#8. Not giving fans something to get excited about

If you want to make a living in the music industry, you can’t rely on simply streaming your music — you have to sell something. However, in this streaming era, fans don’t have to buy anything when they want to listen to your music. So, you have to go for a mindset change and get them to want to buy. And you do that by creating special content and special packages. You know, deluxe packaging, a super cool vinyl album, an autographed CD, a limited-run pressing, a physical-only release that you don’t put on the streaming sites. Make your music special so fans want to give you their money and feel good about it.

#7. Dropping an album out of the blue

Your music release strategy is part of your marketing strategy. If you drop an album without dropping two or three singles first, you are increasing the chances that your album will fail. An album needs to be set up with a few digital singles to get your fans excited. Start six or eight weeks before your album release. Hype a single through social media and emails. Then, three weeks later, drop single number two with more promotion. It’s a way to get fans excited. With a creative singles release strategy, your fans will be primed and ready for the digital and physical versions of your album when you release it.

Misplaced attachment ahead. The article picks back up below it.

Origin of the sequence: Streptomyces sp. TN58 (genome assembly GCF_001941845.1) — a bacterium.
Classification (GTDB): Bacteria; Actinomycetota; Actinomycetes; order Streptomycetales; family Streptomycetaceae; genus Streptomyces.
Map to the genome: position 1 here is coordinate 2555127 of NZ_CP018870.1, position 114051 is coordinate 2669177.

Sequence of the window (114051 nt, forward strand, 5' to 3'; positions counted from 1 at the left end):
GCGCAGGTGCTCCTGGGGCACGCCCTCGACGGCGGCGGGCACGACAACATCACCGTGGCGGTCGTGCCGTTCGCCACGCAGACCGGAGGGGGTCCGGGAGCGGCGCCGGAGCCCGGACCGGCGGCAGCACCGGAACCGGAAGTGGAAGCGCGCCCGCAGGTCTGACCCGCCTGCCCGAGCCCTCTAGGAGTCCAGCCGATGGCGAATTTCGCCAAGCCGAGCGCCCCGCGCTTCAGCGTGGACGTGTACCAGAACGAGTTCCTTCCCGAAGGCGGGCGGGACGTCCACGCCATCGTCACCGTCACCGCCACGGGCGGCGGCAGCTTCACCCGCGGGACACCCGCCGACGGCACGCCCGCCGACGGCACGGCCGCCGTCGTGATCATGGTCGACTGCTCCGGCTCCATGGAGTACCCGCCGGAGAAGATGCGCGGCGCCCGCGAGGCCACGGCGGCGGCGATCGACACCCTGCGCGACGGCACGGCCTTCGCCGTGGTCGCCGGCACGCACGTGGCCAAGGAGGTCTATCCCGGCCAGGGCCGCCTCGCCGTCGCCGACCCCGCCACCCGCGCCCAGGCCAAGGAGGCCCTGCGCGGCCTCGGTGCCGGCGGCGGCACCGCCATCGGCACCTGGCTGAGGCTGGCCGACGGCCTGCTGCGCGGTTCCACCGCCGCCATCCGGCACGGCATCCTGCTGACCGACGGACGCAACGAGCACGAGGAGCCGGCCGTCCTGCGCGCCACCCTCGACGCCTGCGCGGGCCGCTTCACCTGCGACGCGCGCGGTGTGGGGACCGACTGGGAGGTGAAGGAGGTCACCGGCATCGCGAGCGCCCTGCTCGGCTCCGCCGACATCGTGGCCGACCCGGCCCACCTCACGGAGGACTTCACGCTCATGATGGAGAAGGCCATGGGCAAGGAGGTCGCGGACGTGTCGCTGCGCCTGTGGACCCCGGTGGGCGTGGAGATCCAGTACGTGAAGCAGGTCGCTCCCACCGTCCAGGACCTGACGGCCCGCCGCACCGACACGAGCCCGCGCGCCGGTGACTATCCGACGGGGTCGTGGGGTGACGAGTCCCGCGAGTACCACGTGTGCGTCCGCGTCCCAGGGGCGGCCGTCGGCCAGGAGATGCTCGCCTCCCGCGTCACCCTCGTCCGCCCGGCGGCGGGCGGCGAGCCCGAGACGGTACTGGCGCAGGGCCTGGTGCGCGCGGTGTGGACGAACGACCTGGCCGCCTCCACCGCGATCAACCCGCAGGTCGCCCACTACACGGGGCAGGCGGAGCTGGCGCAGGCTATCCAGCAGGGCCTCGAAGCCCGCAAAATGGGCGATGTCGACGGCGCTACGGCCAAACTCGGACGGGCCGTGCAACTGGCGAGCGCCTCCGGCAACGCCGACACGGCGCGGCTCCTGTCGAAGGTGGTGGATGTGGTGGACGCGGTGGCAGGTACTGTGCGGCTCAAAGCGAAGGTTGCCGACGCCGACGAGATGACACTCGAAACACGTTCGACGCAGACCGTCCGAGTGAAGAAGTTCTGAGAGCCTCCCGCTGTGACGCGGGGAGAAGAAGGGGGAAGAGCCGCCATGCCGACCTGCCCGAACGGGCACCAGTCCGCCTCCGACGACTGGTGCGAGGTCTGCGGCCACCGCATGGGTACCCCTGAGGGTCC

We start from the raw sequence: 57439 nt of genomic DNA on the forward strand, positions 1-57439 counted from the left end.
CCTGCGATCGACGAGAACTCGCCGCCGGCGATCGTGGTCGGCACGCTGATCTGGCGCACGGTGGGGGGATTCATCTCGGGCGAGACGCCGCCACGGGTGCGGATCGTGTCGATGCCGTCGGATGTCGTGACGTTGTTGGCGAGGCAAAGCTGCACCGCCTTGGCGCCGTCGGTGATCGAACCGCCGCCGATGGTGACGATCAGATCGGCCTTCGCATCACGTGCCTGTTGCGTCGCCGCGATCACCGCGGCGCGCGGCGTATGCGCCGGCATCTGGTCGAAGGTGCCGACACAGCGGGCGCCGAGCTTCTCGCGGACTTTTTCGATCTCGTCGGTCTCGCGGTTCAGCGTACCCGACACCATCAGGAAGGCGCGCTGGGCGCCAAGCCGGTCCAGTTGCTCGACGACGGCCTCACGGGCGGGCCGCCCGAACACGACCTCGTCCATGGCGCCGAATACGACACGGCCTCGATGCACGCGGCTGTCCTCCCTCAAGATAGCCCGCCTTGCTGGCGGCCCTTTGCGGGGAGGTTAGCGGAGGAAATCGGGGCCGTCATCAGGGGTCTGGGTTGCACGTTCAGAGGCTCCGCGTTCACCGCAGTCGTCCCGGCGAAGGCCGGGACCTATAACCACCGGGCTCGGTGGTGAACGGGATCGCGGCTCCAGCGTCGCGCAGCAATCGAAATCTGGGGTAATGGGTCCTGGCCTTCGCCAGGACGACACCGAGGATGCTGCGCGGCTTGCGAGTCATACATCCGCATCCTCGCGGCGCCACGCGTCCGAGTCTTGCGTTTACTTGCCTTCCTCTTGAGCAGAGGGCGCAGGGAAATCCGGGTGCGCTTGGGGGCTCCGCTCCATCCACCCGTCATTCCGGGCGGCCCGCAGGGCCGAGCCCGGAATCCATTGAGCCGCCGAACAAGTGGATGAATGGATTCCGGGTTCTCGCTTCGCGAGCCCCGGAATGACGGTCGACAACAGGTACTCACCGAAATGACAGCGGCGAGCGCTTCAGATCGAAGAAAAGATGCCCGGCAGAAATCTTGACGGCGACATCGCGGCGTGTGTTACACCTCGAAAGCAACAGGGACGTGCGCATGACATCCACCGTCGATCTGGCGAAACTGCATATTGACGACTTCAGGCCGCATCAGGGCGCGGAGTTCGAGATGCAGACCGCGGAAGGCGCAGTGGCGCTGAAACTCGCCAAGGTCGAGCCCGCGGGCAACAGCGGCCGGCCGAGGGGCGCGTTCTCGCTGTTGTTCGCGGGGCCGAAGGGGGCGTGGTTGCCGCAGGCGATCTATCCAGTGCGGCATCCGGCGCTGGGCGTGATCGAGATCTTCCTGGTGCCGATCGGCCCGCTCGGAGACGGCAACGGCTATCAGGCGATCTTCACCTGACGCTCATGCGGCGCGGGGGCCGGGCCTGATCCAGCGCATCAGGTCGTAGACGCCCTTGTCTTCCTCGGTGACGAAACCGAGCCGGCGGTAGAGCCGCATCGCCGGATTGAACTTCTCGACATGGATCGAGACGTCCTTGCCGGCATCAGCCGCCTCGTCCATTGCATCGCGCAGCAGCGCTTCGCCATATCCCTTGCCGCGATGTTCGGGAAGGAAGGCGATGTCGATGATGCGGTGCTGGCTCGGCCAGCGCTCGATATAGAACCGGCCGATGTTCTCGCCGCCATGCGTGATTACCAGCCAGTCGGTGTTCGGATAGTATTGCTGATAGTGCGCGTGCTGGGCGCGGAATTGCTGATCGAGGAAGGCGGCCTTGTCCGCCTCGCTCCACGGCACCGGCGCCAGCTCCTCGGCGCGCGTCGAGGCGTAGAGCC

#6. Ignoring email as a marketing channel

Yes, we live in a social media world, but every artist I know who has an active email list tells me email is their top channel for driving sales of their physical media, merch, and concert tickets. Generally, people don’t go to social media to pull out their wallets. Artists love to brag about their huge social followings, but I have a saying: “Social for show, email for dough.” In this age of social media, email is one of the few assets you truly own and control.

#5. Not having a conversion plan.

Many artists focus their marketing on getting onto playlists, getting streams, or getting YouTube views, but those streams and views are purely transactional. They don’t necessarily build fans unless you figure out how to convert those listeners. How do you get a Spotify listener who found you on a playlist to follow you as an artist on Spotify? How do you get them to follow you on your social platforms? How do you turn someone who views your video on YouTube into a YouTube subscriber so you can start monetizing your channel? How do you capture an Instagram follower’s email address? You need to put some thought into how you can build a conversion process to turn casual streamers into life-long fans. There are tools available, like, that can help you get started.